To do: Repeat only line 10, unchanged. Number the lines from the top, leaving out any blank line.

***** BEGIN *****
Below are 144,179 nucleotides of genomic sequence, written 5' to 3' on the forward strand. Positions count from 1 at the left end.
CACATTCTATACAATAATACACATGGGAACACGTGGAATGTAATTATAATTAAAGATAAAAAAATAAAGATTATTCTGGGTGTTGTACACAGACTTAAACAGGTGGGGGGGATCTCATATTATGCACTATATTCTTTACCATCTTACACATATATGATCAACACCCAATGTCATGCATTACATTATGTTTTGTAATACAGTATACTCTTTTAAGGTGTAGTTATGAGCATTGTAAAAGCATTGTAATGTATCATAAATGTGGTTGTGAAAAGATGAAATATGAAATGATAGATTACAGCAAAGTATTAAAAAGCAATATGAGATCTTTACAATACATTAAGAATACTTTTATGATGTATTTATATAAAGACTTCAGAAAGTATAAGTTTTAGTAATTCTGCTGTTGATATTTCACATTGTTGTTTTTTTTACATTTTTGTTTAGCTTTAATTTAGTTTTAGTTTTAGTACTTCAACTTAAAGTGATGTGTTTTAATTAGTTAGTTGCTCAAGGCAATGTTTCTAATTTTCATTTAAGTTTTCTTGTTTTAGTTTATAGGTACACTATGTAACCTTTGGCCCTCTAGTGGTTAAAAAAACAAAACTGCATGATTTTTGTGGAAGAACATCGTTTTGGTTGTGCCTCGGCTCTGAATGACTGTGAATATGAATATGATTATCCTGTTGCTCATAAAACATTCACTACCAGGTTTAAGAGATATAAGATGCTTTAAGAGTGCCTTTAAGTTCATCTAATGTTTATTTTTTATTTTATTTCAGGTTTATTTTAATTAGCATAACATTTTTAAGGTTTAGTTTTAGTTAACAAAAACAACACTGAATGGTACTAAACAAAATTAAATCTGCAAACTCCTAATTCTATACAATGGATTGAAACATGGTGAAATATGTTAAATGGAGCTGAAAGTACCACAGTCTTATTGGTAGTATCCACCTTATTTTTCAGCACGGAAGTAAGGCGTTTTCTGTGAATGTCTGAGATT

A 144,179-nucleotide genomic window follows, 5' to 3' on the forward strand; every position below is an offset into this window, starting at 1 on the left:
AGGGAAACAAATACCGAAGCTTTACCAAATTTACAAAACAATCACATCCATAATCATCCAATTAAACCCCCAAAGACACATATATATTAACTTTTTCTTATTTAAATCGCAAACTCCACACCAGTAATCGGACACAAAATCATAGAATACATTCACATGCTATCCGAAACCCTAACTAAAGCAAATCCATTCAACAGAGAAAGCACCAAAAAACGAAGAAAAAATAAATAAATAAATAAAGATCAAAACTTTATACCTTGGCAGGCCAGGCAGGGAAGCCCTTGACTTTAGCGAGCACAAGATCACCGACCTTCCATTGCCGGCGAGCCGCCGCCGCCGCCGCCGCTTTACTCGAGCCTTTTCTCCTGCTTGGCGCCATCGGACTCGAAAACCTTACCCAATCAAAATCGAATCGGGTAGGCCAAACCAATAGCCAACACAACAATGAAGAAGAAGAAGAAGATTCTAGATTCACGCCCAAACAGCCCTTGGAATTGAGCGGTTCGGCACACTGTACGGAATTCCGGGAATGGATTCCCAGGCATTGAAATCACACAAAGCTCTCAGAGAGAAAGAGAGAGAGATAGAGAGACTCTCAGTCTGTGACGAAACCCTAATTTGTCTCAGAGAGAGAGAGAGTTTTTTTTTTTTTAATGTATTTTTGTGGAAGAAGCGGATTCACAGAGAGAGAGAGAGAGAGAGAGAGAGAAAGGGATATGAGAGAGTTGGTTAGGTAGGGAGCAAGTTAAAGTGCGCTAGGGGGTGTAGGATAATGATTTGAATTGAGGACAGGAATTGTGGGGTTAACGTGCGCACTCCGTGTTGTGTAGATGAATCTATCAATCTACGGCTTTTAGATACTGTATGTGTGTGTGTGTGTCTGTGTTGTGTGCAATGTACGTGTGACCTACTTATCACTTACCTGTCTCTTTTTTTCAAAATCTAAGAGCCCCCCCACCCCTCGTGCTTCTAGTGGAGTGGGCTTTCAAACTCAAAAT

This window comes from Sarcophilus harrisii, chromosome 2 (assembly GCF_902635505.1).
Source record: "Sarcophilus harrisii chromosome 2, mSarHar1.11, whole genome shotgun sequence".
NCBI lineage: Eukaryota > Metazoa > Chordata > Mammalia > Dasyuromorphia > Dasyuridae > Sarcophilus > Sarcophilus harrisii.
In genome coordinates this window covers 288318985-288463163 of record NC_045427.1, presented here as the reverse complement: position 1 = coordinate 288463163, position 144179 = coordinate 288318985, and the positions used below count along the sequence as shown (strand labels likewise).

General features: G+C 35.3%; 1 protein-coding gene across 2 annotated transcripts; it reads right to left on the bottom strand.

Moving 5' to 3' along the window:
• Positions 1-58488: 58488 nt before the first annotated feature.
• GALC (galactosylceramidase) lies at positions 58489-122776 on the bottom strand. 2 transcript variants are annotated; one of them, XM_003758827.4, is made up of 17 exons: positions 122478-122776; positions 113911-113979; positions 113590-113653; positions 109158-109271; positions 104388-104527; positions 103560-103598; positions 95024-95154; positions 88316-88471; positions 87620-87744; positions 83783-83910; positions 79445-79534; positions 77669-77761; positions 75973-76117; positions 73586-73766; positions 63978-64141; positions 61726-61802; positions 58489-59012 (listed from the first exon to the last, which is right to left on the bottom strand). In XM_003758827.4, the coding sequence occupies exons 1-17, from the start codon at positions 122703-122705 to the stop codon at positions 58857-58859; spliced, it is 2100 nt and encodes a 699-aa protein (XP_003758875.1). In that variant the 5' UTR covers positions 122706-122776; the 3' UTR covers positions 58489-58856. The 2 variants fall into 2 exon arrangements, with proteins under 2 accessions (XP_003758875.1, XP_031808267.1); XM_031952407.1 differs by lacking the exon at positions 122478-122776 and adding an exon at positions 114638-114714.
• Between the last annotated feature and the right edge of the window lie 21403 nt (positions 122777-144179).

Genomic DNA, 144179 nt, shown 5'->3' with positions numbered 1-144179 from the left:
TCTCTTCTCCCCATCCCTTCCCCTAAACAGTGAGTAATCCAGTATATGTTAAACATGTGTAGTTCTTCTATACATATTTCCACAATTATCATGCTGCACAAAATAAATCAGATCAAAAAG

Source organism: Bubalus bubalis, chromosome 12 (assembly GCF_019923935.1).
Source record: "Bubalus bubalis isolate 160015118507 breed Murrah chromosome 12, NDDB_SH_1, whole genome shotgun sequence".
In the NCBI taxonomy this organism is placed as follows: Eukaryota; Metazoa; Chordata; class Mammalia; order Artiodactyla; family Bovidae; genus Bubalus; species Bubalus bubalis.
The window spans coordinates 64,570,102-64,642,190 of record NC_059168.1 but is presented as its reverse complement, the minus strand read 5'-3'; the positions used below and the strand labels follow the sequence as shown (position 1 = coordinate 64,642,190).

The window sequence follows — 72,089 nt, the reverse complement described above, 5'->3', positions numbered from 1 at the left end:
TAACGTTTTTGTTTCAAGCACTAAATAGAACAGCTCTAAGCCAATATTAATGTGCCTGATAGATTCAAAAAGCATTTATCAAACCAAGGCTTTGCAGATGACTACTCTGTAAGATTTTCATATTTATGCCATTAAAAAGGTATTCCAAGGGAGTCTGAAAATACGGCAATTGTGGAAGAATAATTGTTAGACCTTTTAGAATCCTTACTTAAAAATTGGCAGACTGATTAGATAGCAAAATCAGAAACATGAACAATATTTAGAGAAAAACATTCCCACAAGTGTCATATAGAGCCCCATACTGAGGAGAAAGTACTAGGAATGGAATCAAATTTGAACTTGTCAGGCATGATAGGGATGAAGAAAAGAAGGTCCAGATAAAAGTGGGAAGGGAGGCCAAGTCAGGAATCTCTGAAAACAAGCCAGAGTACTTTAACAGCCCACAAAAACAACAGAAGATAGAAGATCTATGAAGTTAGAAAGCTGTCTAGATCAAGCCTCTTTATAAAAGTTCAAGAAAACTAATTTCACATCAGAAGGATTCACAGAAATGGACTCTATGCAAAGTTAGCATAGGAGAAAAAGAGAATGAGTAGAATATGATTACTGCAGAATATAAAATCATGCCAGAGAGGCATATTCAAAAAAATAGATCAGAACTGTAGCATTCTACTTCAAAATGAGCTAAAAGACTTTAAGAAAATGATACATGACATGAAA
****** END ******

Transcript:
Moving 5' to 3' along the window: